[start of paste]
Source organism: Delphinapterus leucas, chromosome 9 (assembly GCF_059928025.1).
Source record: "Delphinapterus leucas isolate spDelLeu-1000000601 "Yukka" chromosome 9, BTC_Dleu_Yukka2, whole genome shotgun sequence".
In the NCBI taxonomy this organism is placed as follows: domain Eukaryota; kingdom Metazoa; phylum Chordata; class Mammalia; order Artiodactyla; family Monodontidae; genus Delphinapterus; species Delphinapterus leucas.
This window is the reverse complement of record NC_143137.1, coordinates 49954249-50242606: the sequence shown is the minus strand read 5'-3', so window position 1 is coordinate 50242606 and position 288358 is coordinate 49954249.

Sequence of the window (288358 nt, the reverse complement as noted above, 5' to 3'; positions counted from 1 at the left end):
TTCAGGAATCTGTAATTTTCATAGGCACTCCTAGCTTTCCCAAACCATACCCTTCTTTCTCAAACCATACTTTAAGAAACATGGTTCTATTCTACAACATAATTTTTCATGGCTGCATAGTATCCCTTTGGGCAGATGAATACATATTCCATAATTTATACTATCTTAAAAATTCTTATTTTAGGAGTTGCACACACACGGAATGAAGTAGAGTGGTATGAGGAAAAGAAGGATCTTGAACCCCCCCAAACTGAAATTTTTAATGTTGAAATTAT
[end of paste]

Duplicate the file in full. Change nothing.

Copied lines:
Source organism: Delphinapterus leucas, chromosome 9 (assembly GCF_059928025.1).
Source record: "Delphinapterus leucas isolate spDelLeu-1000000601 "Yukka" chromosome 9, BTC_Dleu_Yukka2, whole genome shotgun sequence".
In the NCBI taxonomy this organism is placed as follows: domain Eukaryota; kingdom Metazoa; phylum Chordata; class Mammalia; order Artiodactyla; family Monodontidae; genus Delphinapterus; species Delphinapterus leucas.
This window is the reverse complement of record NC_143137.1, coordinates 49954249-50242606: the sequence shown is the minus strand read 5'-3', so window position 1 is coordinate 50242606 and position 288358 is coordinate 49954249.

Sequence of the window (288358 nt, the reverse complement as noted above, 5' to 3'; positions counted from 1 at the left end):
TTCAGGAATCTGTAATTTTCATAGGCACTCCTAGCTTTCCCAAACCATACCCTTCTTTCTCAAACCATACTTTAAGAAACATGGTTCTATTCTACAACATAATTTTTCATGGCTGCATAGTATCCCTTTGGGCAGATGAATACATATTCCATAATTTATACTATCTTAAAAATTCTTATTTTAGGAGTTGCACACACACGGAATGAAGTAGAGTGGTATGAGGAAAAGAAGGATCTTGAACCCCCCCAAACTGAAATTTTTAATGTTGAAATTAT